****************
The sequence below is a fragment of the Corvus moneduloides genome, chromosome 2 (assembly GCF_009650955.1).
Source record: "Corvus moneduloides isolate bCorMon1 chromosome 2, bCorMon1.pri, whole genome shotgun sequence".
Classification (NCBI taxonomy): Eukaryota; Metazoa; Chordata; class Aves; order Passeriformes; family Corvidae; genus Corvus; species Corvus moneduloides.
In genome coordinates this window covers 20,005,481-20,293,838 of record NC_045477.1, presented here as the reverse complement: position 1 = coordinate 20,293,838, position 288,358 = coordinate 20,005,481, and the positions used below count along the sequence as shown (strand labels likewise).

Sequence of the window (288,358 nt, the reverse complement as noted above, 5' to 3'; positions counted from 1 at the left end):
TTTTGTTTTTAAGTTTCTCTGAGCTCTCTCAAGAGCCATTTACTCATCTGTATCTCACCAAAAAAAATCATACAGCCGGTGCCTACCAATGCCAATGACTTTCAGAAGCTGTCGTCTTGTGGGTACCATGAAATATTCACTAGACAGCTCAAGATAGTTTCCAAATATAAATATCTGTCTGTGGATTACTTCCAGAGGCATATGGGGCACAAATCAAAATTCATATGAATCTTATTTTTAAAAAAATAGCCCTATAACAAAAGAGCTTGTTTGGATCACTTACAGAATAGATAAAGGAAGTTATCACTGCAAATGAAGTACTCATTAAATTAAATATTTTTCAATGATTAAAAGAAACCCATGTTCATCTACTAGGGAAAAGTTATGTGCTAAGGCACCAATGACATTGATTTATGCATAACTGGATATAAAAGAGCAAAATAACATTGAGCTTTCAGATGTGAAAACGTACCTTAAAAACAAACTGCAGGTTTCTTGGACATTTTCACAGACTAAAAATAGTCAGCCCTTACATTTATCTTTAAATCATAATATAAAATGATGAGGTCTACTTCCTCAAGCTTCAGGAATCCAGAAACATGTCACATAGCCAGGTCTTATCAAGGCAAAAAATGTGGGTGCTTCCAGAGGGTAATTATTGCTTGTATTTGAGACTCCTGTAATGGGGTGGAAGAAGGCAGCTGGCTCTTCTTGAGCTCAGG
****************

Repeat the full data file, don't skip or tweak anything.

The sequence below is a fragment of the Corvus moneduloides genome, chromosome 2 (assembly GCF_009650955.1).
Source record: "Corvus moneduloides isolate bCorMon1 chromosome 2, bCorMon1.pri, whole genome shotgun sequence".
Classification (NCBI taxonomy): Eukaryota; Metazoa; Chordata; class Aves; order Passeriformes; family Corvidae; genus Corvus; species Corvus moneduloides.
In genome coordinates this window covers 20,005,481-20,293,838 of record NC_045477.1, presented here as the reverse complement: position 1 = coordinate 20,293,838, position 288,358 = coordinate 20,005,481, and the positions used below count along the sequence as shown (strand labels likewise).

Sequence of the window (288,358 nt, the reverse complement as noted above, 5' to 3'; positions counted from 1 at the left end):
TTTTGTTTTTAAGTTTCTCTGAGCTCTCTCAAGAGCCATTTACTCATCTGTATCTCACCAAAAAAAATCATACAGCCGGTGCCTACCAATGCCAATGACTTTCAGAAGCTGTCGTCTTGTGGGTACCATGAAATATTCACTAGACAGCTCAAGATAGTTTCCAAATATAAATATCTGTCTGTGGATTACTTCCAGAGGCATATGGGGCACAAATCAAAATTCATATGAATCTTATTTTTAAAAAAATAGCCCTATAACAAAAGAGCTTGTTTGGATCACTTACAGAATAGATAAAGGAAGTTATCACTGCAAATGAAGTACTCATTAAATTAAATATTTTTCAATGATTAAAAGAAACCCATGTTCATCTACTAGGGAAAAGTTATGTGCTAAGGCACCAATGACATTGATTTATGCATAACTGGATATAAAAGAGCAAAATAACATTGAGCTTTCAGATGTGAAAACGTACCTTAAAAACAAACTGCAGGTTTCTTGGACATTTTCACAGACTAAAAATAGTCAGCCCTTACATTTATCTTTAAATCATAATATAAAATGATGAGGTCTACTTCCTCAAGCTTCAGGAATCCAGAAACATGTCACATAGCCAGGTCTTATCAAGGCAAAAAATGTGGGTGCTTCCAGAGGGTAATTATTGCTTGTATTTGAGACTCCTGTAATGGGGTGGAAGAAGGCAGCTGGCTCTTCTTGAGCTCAGG